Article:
TABLE 2: Distribution of histological diagnosis as per breast imaging reporting and data system category.
TABLE 3: Histopathological findings in 131 stereotactic biopsies and frequency in each breast imaging reporting and data system category.
FIGURE 1: Examples of lesions with radiological-pathological discordance based on stereotactic biopsy histology, which were thereafter upgraded. (a) Craniocaudal view and (b) magnified image demonstrating grouped amorphous and pleomorphic microcalcifications in the outer left breast. These were new compared with previous imaging and categorised as breast imaging reporting and data system (BI-RADS) 4c. Stereotactic biopsy yielded benign histology, and this was considered discordant to imaging. Repeat stereotactic biopsy yielded low-grade ductal carcinoma in situ. (c) Right craniocaudal view demonstrating architectural distortion in the central retroareolar region of the right breast. (d) Magnified image showing the associated microcalcifications. This was categorised as BI-RADS 4c. Stereotactic biopsy histology showed benign fibrocystic changes only. Following a multidisciplinary team meeting, a wide-local excision was performed, and histology yielded fat necrosis.

FIGURE 2: A lesion with radiological-pathological discordance based on stereotactic biopsy histology. (a) Mediolateral oblique reconstructed image from digital breast tomosynthesis revealing a spiculated mass in the retroareolar region of the right breast. (b) On close inspection, associated amorphous microcalcifications can be seen. This was categorised as breast imaging reporting and data system 5. Stereotactic histology revealed a fibroepithelial lesion. Wide-local excision after hook-wire placement yielded only benign breast tissue.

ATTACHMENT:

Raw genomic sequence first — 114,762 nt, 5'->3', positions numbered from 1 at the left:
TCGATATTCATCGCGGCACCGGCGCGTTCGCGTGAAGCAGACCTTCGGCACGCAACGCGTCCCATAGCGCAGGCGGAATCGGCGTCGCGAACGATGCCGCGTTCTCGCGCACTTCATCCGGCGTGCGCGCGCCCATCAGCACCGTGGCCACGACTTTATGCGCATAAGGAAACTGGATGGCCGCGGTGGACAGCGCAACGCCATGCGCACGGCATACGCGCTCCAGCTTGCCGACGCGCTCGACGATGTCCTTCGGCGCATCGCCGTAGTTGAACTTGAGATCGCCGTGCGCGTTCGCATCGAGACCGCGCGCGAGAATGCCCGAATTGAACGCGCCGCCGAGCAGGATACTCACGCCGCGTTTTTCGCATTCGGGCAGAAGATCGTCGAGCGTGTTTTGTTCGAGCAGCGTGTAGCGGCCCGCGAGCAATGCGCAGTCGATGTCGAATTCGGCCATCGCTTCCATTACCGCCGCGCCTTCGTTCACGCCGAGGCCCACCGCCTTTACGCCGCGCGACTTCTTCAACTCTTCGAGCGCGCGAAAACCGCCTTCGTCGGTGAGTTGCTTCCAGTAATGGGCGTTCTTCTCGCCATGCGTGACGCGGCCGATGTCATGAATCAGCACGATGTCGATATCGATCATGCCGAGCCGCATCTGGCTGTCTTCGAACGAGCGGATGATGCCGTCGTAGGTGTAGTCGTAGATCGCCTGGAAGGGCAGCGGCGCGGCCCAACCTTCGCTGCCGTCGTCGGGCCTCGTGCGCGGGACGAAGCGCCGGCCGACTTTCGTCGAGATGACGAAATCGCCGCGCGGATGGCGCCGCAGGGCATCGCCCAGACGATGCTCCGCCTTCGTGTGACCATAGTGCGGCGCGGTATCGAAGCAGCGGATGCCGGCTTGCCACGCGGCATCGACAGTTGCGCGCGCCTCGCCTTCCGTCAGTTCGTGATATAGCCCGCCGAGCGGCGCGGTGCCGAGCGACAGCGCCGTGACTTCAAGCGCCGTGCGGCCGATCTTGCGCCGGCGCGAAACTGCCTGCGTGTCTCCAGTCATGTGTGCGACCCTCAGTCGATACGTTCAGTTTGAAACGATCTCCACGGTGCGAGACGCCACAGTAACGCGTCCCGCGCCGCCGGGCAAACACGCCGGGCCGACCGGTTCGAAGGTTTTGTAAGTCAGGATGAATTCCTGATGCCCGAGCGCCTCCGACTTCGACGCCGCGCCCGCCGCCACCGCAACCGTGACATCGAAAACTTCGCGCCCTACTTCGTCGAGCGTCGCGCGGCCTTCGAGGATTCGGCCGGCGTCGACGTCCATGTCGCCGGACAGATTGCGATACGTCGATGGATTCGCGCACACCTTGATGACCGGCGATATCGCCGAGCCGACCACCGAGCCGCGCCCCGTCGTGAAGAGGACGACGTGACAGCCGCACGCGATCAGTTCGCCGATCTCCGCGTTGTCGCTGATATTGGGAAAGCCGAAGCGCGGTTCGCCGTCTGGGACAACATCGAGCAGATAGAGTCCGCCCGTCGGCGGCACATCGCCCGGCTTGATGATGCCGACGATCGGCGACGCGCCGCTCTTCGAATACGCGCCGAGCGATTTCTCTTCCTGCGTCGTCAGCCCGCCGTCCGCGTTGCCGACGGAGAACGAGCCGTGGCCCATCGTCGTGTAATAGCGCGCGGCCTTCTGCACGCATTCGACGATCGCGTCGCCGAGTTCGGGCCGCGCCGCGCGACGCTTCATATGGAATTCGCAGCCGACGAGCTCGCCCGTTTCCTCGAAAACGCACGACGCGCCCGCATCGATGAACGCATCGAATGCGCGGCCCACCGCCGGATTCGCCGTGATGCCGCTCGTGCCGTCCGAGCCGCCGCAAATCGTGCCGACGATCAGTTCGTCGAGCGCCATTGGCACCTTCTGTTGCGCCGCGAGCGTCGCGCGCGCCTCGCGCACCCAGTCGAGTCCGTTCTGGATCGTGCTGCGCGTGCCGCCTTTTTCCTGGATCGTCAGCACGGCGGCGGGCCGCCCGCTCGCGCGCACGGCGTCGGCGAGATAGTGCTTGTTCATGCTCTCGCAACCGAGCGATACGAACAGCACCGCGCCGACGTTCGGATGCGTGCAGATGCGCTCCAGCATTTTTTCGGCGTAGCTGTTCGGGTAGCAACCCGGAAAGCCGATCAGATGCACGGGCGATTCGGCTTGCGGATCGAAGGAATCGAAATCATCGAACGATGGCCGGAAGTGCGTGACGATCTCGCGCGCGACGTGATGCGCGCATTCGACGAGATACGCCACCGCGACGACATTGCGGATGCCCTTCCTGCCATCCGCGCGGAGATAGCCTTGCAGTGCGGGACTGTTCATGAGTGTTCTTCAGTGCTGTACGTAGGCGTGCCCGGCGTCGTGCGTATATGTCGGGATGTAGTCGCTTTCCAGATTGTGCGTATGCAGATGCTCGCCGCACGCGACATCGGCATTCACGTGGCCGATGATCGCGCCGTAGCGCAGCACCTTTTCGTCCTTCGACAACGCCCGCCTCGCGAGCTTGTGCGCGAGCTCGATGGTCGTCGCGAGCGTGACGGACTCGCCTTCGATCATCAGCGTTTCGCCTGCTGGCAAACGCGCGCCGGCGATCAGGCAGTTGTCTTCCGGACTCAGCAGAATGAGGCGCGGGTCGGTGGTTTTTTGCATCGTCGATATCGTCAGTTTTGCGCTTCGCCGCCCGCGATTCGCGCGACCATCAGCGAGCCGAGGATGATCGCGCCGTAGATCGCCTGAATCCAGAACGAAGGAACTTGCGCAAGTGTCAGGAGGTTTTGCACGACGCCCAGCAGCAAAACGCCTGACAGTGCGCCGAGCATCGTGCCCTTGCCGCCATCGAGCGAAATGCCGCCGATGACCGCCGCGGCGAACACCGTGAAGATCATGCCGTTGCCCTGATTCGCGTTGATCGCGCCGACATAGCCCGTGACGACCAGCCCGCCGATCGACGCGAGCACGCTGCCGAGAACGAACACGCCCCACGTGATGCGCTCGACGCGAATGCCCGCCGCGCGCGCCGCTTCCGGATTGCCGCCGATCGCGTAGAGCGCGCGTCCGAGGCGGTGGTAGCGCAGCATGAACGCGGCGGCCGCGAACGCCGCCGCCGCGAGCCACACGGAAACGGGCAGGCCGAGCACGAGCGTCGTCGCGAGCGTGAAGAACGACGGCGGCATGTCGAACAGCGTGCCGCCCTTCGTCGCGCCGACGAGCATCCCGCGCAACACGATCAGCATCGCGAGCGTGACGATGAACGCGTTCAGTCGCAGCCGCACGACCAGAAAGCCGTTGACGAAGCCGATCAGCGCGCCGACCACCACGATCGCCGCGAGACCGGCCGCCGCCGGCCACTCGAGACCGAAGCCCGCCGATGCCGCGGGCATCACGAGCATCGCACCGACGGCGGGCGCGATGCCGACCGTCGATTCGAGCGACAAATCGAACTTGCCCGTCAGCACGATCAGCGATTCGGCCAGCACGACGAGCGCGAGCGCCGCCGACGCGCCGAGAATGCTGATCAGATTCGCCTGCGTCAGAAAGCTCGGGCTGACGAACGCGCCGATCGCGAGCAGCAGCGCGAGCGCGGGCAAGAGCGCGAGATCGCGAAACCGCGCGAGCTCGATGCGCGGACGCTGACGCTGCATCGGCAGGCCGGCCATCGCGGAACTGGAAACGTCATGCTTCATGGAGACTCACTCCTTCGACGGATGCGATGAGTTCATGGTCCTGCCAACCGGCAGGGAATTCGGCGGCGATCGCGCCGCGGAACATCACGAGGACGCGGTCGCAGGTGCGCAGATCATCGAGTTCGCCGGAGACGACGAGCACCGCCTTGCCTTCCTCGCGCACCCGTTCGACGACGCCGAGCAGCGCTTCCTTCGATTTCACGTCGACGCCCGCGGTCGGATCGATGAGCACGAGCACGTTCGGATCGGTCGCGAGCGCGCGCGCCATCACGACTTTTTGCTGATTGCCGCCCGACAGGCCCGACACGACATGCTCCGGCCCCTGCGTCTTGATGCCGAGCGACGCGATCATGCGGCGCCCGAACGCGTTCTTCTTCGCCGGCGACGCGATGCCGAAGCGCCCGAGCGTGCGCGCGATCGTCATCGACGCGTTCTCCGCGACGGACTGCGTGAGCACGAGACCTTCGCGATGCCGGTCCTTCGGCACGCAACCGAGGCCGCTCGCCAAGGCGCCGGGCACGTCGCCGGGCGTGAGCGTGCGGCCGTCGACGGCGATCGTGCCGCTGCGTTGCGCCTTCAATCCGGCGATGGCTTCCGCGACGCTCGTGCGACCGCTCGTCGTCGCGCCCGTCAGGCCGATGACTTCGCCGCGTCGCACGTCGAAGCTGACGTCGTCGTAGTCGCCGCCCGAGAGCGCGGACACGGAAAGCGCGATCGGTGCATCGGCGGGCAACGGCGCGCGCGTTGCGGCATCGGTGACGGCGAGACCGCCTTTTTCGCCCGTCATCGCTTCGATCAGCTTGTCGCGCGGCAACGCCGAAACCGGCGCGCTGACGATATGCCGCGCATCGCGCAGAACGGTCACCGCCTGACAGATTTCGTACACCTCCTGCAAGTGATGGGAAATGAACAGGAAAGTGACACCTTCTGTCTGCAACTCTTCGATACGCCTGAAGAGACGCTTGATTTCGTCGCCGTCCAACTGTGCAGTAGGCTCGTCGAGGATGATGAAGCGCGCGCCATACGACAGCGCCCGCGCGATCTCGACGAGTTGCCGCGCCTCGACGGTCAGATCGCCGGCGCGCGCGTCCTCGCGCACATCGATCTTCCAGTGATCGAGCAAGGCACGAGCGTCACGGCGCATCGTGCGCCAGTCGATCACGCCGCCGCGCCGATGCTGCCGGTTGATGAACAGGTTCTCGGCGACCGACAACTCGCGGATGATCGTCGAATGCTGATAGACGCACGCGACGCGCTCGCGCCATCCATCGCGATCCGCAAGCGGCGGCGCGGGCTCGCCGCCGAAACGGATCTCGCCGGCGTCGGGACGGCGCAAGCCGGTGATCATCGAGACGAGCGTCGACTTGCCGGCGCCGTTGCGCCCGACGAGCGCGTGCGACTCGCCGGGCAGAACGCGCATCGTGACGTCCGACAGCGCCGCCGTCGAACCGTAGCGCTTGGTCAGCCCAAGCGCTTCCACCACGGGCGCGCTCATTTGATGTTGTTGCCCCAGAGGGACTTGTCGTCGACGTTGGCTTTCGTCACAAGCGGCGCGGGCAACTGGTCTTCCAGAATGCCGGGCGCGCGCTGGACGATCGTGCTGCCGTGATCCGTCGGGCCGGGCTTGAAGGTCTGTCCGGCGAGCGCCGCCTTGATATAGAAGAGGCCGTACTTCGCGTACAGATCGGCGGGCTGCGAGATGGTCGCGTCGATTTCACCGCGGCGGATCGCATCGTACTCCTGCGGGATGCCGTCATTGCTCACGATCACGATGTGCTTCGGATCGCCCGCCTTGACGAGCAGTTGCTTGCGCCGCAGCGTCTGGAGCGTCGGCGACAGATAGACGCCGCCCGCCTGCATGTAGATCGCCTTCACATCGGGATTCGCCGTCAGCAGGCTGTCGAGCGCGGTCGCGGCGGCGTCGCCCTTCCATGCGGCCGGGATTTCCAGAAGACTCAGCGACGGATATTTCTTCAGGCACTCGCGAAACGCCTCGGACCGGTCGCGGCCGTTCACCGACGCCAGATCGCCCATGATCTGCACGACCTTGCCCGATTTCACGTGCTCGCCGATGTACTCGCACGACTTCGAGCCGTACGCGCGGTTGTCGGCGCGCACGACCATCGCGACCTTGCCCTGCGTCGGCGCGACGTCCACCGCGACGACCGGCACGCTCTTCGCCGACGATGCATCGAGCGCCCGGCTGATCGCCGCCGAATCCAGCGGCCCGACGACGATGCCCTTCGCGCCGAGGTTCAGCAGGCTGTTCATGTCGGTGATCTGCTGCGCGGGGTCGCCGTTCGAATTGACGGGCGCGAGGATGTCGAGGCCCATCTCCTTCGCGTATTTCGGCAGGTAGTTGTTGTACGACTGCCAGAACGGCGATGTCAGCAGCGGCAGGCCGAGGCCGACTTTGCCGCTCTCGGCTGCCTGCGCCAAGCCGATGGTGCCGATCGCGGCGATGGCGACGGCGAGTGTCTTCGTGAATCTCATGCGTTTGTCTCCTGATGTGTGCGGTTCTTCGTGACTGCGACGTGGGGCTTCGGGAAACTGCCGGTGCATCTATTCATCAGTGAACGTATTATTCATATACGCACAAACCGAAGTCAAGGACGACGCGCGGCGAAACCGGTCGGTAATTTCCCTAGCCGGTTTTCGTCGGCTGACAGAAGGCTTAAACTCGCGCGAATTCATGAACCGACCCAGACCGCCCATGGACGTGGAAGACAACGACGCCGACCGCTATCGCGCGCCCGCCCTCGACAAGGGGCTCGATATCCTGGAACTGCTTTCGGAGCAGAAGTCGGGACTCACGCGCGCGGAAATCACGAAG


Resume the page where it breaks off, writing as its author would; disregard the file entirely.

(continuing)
For sensitivity and specificity, true-positive mammograms were defined as those with a BI-RADS 4 or 5 classification and a malignant or high-risk diagnosis on stereotactic biopsy histology. A true-negative mammogram was defined as a BI-RADS category 3 lesion with benign histology. False-positive mammograms were defined as any BI-RADS 4 or 5 lesions that yielded a benign histology result. False-negative mammograms were defined as a BI-RADS 3 lesion with a malignant or high-risk diagnosis on stereotactic biopsy histology. This study yielded an imaging assessment sensitivity of 100% (95% confidence interval [CI]: 93% – 100%) and a specificity of 6.0% (95% CI: 2% – 14%).

Of the 48 positive stereotactic biopsy results (including both high-risk and malignant lesions), 11 patients did not undergo surgery. They were either considered not suitable for surgery (for severe comorbid medical conditions or for the presence of metastatic disease), or the patient did not undergo surgery for personal reasons (defaulting follow-up or personally opting for conservative management). Of the remaining 37 lesions, follow-up data were not available for eight lesions. It is likely that these patients returned to their referring clinician at a different facility. Surgical histology was available for the remaining 29 lesions (29/37, 78.4%), which are presented in Table 4. Twenty lesions (67.9%) were concordant on stereotactic and surgical histology. Of the nine remaining lesions, 33.3% (3/9) were clear upgrades from DCIS to invasive carcinoma. The rest (66.7%, 6/9) were essentially ‘downgraded’, showing a greater degree of benignancy on surgical excision (see Table 4). When surgical excision histology reveals a histological diagnosis with greater degree of malignancy, the stereotactic biopsy result is considered an underestimation of the true lesion. Overall, the underestimation rate of histology obtained from stereotactic biopsies versus surgical excision was 10.3% (3/29).

TABLE 4: Comparison of stereotactic biopsy histology with surgical excision histology.